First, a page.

Given that Blockchain applications are currently on the proof-of-concept stage, it is important for companies looking to be early beneficiaries of this technology to be aware of the potential competition risks.
By Vaibhav Choukse
Blockchain technology, often dubbed as next major digital revolution began to gain traction after the dramatic rise of Bitcoin in 2017. The technology is now at the forefront of innovation in multiple industries, ranging from financial services, retail, and real estate to healthcare. It is therefore no surprise that companies looking to remain relevant in the global economy are examining and testing potential uses for Blockchain.
Looking at its meteoric rise, legal commentators have raised questions on a myriad issue, ranging from competition, and privacy concerns to questions of liability and jurisdiction in the event of a dispute or fraud. Antitrust authorities on both sides of the Atlantic are also increasingly showing interest in this topic. To keep pace with the new trend, the Competition Commission of India (CCI), in collaboration with Ernst & Young, last week issued a discussion paper on the interplay between Blockchain technology and competition law.
Blockchains are decentralized and distributed databases or ledgers where data of transactions between different individuals (known as ‘nodes’) are recorded and stored in ‘blocks’ in chronological order in a chain which can be traced back to the first block of the Blockchain. The ‘blocks’ can store data such as sales records, payment transactions, purchase orders, pricing history, and account details. The technology differs from an ordinary ledger by making the stored information unalterable, secured, and decentralized, i.e., each member of the network has access to it as opposed to a single authority. It is like a scoreboard of a sports game at a playground where everyone knows the score because it on the scoreboard, visible to all on the field and cannot be altered without a player’s action.
While it is believed that most Blockchains are efficiency-enhancing and pro-competitive, concerns arise with regard to accessibility of information on the Blockchain to everybody alike within the peer-to-peer network, regardless of whether it is open for all or permission-based. The unfettered access or denial to sensitive/essential information by competing companies puts Blockchains firmly into the crosshairs of competition law enforcement.
The paper (CCI and EY) focuses on the various forms of possible anti-competitive practices, which can be implemented by using Blockchain technology. These include information exchange, restrictions placed on accessing Blockchains and industry standards, and the imposition of unfair and discriminatory conditions in contact for use of this technology.
The first and key issue with Blockchain technology is its information-sharing aspect. In general, the current or future prices or other competitively sensitive information should not be shared between competitors as this may reduce competition or even facilitate a price-fixing cartel. A ledger can instantly record a sizeable amount of transactional information which is accessible (to a greater or lesser degree) to each member of a Blockchain network. Where competitors are present on the same network, this could potentially give unprecedented, almost real-time access to information in respect of their competitors’ activities which could be viewed as an unlawful exchange of information in certain circumstances.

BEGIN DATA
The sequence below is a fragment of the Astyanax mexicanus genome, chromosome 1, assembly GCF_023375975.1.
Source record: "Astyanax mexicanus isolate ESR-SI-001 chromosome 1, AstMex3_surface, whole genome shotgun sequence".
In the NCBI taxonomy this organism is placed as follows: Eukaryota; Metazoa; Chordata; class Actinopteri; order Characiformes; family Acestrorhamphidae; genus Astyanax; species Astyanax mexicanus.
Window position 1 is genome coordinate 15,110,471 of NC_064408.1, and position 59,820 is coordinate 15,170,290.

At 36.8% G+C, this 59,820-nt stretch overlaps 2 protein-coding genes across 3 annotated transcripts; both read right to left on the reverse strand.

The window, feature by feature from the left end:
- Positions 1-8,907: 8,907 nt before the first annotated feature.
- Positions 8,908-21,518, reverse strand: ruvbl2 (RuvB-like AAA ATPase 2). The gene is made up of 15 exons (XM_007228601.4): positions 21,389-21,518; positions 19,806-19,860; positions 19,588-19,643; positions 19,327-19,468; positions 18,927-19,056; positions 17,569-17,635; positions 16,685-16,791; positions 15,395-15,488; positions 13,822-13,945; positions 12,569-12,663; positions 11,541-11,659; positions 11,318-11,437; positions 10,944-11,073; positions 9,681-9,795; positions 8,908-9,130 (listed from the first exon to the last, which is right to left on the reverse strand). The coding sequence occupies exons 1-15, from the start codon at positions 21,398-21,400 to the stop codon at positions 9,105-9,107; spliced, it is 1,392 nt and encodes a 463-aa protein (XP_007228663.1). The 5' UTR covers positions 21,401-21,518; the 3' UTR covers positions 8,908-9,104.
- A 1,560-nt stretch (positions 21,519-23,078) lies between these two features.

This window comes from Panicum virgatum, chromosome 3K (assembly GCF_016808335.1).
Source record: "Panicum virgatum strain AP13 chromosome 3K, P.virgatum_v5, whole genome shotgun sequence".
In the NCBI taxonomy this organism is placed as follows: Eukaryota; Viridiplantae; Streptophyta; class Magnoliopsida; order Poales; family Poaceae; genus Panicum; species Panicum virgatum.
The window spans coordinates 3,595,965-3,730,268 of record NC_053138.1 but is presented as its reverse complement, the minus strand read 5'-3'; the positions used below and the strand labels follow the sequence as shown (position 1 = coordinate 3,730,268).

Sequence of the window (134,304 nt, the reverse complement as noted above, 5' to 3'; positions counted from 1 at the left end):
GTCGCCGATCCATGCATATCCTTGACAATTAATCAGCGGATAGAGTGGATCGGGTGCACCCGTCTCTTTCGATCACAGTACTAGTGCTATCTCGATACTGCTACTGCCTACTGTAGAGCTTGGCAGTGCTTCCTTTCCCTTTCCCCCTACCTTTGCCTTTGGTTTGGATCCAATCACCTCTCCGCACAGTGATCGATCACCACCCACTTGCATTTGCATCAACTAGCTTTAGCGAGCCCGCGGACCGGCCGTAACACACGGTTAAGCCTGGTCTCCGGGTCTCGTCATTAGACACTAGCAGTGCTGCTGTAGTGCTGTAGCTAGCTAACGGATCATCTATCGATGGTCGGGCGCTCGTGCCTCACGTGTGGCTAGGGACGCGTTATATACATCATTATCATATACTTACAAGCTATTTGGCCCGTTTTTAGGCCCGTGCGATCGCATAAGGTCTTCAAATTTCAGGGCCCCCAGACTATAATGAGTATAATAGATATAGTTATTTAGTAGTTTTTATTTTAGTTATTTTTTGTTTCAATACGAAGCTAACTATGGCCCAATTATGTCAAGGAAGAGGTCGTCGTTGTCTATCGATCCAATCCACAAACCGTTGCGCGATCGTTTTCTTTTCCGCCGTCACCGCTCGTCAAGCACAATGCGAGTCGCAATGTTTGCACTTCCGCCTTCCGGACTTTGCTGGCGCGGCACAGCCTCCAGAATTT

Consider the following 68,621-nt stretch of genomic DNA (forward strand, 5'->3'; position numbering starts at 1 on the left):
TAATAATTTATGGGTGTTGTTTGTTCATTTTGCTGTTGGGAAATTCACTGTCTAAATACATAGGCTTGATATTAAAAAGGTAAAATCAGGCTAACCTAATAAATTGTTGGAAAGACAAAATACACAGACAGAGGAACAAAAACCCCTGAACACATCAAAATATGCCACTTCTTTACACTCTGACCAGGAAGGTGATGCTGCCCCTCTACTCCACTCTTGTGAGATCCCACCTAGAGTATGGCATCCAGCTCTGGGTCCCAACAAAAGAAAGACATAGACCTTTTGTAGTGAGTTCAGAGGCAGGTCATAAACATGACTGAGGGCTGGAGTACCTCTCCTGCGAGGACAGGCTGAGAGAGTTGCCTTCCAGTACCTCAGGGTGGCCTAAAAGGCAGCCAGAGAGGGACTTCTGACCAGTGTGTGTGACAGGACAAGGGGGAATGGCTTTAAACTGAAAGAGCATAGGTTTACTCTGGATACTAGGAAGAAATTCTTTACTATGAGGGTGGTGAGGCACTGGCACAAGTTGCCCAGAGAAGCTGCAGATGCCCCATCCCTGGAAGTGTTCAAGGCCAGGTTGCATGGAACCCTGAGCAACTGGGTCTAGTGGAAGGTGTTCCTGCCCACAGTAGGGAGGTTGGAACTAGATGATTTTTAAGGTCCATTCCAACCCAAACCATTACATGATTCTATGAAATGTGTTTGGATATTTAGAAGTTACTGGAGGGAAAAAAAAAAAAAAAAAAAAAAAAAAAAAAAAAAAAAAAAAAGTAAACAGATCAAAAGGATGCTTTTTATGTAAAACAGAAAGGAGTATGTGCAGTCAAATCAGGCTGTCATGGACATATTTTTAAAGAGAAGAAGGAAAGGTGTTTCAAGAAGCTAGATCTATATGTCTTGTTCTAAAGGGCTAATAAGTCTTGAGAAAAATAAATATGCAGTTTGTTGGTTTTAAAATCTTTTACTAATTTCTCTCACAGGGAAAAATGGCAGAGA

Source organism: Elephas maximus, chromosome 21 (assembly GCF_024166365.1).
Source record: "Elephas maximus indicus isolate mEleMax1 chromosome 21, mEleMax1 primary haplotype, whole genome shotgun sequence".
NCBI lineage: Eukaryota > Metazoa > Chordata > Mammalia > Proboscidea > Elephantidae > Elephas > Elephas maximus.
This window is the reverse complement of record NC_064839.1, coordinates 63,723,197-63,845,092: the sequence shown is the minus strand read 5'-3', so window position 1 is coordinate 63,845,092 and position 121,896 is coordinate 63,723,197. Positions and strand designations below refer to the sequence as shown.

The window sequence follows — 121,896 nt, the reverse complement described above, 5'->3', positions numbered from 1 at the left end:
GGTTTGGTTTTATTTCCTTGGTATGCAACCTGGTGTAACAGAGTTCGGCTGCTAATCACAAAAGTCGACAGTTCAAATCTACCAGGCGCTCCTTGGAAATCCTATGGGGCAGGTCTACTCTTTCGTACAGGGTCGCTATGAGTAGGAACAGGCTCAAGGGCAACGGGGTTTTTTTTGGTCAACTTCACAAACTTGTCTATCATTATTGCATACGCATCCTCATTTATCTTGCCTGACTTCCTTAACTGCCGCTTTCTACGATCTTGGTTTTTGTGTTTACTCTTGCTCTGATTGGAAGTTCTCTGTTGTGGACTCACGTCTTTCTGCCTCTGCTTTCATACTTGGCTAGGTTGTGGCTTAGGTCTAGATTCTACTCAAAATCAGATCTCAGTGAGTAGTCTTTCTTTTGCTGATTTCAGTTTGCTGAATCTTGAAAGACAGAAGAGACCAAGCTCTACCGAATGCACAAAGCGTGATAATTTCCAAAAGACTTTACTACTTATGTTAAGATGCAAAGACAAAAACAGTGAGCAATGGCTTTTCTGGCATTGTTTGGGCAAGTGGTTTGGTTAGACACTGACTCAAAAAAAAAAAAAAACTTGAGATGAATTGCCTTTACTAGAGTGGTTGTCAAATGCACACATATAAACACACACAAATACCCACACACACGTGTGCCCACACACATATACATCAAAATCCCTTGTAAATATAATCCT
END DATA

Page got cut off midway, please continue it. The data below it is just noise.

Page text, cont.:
The second issue is with regard to a standard-setting exercise that creates compatibility between competing technology platforms, which are generally considered to be pro-competitive. As the potential uses for Blockchain technology expand, industry agreements on common technical standards will become increasingly important. The Blockchain members will have to ensure that participation in the consortium is not unduly restricted; that the procedure for setting a relevant standard is transparent; and that access to the adopted standard should be on fair, reasonable, and non-discriminatory (FRAND) terms.
The third issue relates to access to Blockchain technology itself. While access to Blockchain applications may be restricted for a variety of economic and technical reasons, this restriction may raise competition issues in the event the Blockchain itself is deemed to be an essential facility and the refusal to access is unjustified. If access to the network is a requirement for activity on the market, participants who abuse their dominant position by attempting to exclude certain competitors from accessing the distributed ledger should consider whether such a deterrent may violate competition laws.
The CCI’s move to delve deeper into the intricacies of this technology is in line with its peers like the European Commission, US Federal Trade Commission and Japan Fair Trade Commission which are also actively studying similar issues involving this technology. The Courts in Australia and the United States have already investigated allegations of cartel and leveraging in the Blockchain arena.
Given that Blockchain applications are currently on the proof-of-concept stage, it is important for companies looking to be early beneficiaries of this technology to be aware of the potential competition risks. After all, if any transactions breach the law, the Blockchain itself will maintain an immutable record of these breaches. It is also advisable for the CCI to proactively engage with Blockchain stakeholders (miners, developers, users, etc.) at an early stage while the technology is still being developed, making them aware of the law.
(Vaibhav Choukse is a Partner at J Sagar Associates. The views expressed are the author’s own)